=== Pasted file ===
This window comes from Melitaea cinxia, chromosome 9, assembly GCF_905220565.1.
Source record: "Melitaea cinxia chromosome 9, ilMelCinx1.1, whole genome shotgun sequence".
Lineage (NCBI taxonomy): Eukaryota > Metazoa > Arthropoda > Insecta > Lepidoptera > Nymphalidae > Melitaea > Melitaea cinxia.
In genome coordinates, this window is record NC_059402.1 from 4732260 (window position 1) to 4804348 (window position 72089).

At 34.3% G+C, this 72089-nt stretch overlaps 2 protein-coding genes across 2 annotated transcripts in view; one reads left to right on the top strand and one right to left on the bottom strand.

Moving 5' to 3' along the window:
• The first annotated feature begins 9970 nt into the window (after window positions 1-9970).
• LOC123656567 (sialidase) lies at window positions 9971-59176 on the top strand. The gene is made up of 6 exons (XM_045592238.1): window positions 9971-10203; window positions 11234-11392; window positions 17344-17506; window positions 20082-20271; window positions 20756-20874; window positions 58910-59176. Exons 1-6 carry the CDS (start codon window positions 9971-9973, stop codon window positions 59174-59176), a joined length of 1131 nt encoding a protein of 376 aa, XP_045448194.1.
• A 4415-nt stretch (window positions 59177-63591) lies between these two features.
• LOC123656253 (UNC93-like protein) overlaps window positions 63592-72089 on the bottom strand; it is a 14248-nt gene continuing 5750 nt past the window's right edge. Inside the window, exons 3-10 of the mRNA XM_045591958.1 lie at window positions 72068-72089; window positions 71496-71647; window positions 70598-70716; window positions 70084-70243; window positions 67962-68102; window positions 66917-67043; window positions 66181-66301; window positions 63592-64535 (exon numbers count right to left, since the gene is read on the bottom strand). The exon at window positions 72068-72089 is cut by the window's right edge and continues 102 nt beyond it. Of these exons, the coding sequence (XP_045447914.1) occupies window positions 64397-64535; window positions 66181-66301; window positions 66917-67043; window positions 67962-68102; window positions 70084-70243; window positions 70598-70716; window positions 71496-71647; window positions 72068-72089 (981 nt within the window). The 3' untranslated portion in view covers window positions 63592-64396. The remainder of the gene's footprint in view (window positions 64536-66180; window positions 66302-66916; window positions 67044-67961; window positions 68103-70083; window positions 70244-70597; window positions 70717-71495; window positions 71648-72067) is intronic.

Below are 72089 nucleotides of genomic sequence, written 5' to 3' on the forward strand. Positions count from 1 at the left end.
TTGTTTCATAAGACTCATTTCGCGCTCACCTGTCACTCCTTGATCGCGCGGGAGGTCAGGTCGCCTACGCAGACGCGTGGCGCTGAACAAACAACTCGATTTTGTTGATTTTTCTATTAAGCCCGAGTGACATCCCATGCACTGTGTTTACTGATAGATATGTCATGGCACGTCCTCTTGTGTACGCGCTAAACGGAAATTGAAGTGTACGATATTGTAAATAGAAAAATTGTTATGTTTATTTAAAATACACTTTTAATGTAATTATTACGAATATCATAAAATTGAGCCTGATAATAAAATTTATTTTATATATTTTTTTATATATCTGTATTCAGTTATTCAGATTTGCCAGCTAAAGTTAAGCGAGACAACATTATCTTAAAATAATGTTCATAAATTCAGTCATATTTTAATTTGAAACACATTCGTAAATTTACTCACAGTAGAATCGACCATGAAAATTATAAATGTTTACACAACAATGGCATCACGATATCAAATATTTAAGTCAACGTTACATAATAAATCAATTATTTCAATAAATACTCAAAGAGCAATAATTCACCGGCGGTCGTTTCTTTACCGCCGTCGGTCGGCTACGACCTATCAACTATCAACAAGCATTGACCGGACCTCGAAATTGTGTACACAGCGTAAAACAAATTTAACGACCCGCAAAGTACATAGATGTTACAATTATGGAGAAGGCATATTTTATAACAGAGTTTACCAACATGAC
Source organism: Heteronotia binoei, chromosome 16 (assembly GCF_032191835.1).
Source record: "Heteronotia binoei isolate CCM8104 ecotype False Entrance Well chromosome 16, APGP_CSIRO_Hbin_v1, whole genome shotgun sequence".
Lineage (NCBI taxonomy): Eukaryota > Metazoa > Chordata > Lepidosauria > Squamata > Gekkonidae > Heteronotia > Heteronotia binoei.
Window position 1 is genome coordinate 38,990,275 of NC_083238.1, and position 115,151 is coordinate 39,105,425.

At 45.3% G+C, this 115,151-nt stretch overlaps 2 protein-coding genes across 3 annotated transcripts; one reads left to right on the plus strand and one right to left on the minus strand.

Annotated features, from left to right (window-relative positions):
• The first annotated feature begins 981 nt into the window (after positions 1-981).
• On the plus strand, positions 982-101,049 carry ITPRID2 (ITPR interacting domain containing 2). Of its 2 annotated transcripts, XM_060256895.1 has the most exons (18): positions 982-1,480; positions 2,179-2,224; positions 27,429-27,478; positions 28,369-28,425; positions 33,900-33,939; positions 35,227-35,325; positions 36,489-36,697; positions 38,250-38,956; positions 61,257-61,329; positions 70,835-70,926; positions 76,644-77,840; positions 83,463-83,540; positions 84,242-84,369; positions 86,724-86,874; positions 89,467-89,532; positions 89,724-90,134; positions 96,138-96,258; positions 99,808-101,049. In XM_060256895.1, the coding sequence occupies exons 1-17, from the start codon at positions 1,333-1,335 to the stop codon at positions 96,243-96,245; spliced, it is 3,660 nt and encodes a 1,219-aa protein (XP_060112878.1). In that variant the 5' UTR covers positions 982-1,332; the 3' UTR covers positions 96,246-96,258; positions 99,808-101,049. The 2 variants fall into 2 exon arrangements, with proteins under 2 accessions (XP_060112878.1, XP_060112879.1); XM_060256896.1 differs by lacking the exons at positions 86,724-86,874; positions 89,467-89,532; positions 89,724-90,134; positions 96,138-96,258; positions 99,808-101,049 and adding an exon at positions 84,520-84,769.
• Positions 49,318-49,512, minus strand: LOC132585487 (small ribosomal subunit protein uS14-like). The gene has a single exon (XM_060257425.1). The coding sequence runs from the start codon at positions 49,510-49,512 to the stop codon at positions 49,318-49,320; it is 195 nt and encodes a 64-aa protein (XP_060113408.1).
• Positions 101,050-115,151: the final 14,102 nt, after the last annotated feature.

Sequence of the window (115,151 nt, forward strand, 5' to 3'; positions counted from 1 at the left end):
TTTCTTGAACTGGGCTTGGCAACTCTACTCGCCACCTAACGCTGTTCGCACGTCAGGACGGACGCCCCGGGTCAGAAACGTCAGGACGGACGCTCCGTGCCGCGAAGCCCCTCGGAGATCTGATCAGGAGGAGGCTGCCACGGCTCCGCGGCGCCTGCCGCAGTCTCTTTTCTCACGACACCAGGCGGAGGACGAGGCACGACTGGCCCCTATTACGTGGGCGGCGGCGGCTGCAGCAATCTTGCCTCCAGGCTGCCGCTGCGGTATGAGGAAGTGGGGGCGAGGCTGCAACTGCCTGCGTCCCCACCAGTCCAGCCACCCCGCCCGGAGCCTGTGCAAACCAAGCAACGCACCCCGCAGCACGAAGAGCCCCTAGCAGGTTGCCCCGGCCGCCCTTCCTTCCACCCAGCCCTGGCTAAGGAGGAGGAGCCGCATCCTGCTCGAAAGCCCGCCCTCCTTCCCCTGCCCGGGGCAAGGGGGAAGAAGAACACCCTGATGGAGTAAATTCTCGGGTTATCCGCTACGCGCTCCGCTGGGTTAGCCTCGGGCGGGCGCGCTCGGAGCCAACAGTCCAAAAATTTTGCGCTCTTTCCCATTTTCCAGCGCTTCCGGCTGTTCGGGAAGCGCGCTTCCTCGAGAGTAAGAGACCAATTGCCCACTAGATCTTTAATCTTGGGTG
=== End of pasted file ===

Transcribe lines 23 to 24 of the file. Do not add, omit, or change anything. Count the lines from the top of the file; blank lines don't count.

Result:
Sequence of the window (115,151 nt, forward strand, 5' to 3'; positions counted from 1 at the left end):
TTTCTTGAACTGGGCTTGGCAACTCTACTCGCCACCTAACGCTGTTCGCACGTCAGGACGGACGCCCCGGGTCAGAAACGTCAGGACGGACGCTCCGTGCCGCGAAGCCCCTCGGAGATCTGATCAGGAGGAGGCTGCCACGGCTCCGCGGCGCCTGCCGCAGTCTCTTTTCTCACGACACCAGGCGGAGGACGAGGCACGACTGGCCCCTATTACGTGGGCGGCGGCGGCTGCAGCAATCTTGCCTCCAGGCTGCCGCTGCGGTATGAGGAAGTGGGGGCGAGGCTGCAACTGCCTGCGTCCCCACCAGTCCAGCCACCCCGCCCGGAGCCTGTGCAAACCAAGCAACGCACCCCGCAGCACGAAGAGCCCCTAGCAGGTTGCCCCGGCCGCCCTTCCTTCCACCCAGCCCTGGCTAAGGAGGAGGAGCCGCATCCTGCTCGAAAGCCCGCCCTCCTTCCCCTGCCCGGGGCAAGGGGGAAGAAGAACACCCTGATGGAGTAAATTCTCGGGTTATCCGCTACGCGCTCCGCTGGGTTAGCCTCGGGCGGGCGCGCTCGGAGCCAACAGTCCAAAAATTTTGCGCTCTTTCCCATTTTCCAGCGCTTCCGGCTGTTCGGGAAGCGCGCTTCCTCGAGAGTAAGAGACCAATTGCCCACTAGATCTTTAATCTTGGGTG